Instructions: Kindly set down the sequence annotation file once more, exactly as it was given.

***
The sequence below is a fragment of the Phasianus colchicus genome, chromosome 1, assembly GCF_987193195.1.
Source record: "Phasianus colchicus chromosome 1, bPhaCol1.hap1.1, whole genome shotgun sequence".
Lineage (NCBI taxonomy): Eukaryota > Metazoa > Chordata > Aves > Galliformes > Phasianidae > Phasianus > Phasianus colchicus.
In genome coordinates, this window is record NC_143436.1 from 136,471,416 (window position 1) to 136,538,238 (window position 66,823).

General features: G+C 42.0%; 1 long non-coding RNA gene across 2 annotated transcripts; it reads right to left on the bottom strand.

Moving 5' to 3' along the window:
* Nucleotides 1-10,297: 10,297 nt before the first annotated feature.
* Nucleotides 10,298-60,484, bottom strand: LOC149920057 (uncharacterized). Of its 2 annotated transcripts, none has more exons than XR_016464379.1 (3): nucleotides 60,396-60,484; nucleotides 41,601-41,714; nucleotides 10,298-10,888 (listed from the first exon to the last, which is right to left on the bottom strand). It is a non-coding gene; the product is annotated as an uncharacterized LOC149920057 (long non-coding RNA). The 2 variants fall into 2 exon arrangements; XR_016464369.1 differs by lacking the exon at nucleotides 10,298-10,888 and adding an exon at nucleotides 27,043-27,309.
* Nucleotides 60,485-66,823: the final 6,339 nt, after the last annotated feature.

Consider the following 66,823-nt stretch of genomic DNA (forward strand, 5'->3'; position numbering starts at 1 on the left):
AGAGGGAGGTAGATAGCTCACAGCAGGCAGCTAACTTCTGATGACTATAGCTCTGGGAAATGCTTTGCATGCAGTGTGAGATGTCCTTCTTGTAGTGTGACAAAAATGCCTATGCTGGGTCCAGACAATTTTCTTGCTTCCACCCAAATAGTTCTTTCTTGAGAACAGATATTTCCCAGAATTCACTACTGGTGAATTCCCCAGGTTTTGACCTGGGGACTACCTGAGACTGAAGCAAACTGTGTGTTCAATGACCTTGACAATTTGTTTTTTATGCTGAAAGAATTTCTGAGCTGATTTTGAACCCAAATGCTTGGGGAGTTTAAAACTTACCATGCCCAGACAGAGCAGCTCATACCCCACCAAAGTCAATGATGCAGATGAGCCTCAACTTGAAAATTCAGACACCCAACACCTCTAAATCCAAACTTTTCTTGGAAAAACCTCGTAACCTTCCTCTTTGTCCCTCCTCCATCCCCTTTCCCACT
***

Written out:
The sequence below is a fragment of the Phasianus colchicus genome, chromosome 1, assembly GCF_987193195.1.
Source record: "Phasianus colchicus chromosome 1, bPhaCol1.hap1.1, whole genome shotgun sequence".
Lineage (NCBI taxonomy): Eukaryota > Metazoa > Chordata > Aves > Galliformes > Phasianidae > Phasianus > Phasianus colchicus.
In genome coordinates, this window is record NC_143436.1 from 136,471,416 (window position 1) to 136,538,238 (window position 66,823).

General features: G+C 42.0%; 1 long non-coding RNA gene across 2 annotated transcripts; it reads right to left on the bottom strand.

Moving 5' to 3' along the window:
* Nucleotides 1-10,297: 10,297 nt before the first annotated feature.
* Nucleotides 10,298-60,484, bottom strand: LOC149920057 (uncharacterized). Of its 2 annotated transcripts, none has more exons than XR_016464379.1 (3): nucleotides 60,396-60,484; nucleotides 41,601-41,714; nucleotides 10,298-10,888 (listed from the first exon to the last, which is right to left on the bottom strand). It is a non-coding gene; the product is annotated as an uncharacterized LOC149920057 (long non-coding RNA). The 2 variants fall into 2 exon arrangements; XR_016464369.1 differs by lacking the exon at nucleotides 10,298-10,888 and adding an exon at nucleotides 27,043-27,309.
* Nucleotides 60,485-66,823: the final 6,339 nt, after the last annotated feature.

Consider the following 66,823-nt stretch of genomic DNA (forward strand, 5'->3'; position numbering starts at 1 on the left):
AGAGGGAGGTAGATAGCTCACAGCAGGCAGCTAACTTCTGATGACTATAGCTCTGGGAAATGCTTTGCATGCAGTGTGAGATGTCCTTCTTGTAGTGTGACAAAAATGCCTATGCTGGGTCCAGACAATTTTCTTGCTTCCACCCAAATAGTTCTTTCTTGAGAACAGATATTTCCCAGAATTCACTACTGGTGAATTCCCCAGGTTTTGACCTGGGGACTACCTGAGACTGAAGCAAACTGTGTGTTCAATGACCTTGACAATTTGTTTTTTATGCTGAAAGAATTTCTGAGCTGATTTTGAACCCAAATGCTTGGGGAGTTTAAAACTTACCATGCCCAGACAGAGCAGCTCATACCCCACCAAAGTCAATGATGCAGATGAGCCTCAACTTGAAAATTCAGACACCCAACACCTCTAAATCCAAACTTTTCTTGGAAAAACCTCGTAACCTTCCTCTTTGTCCCTCCTCCATCCCCTTTCCCACT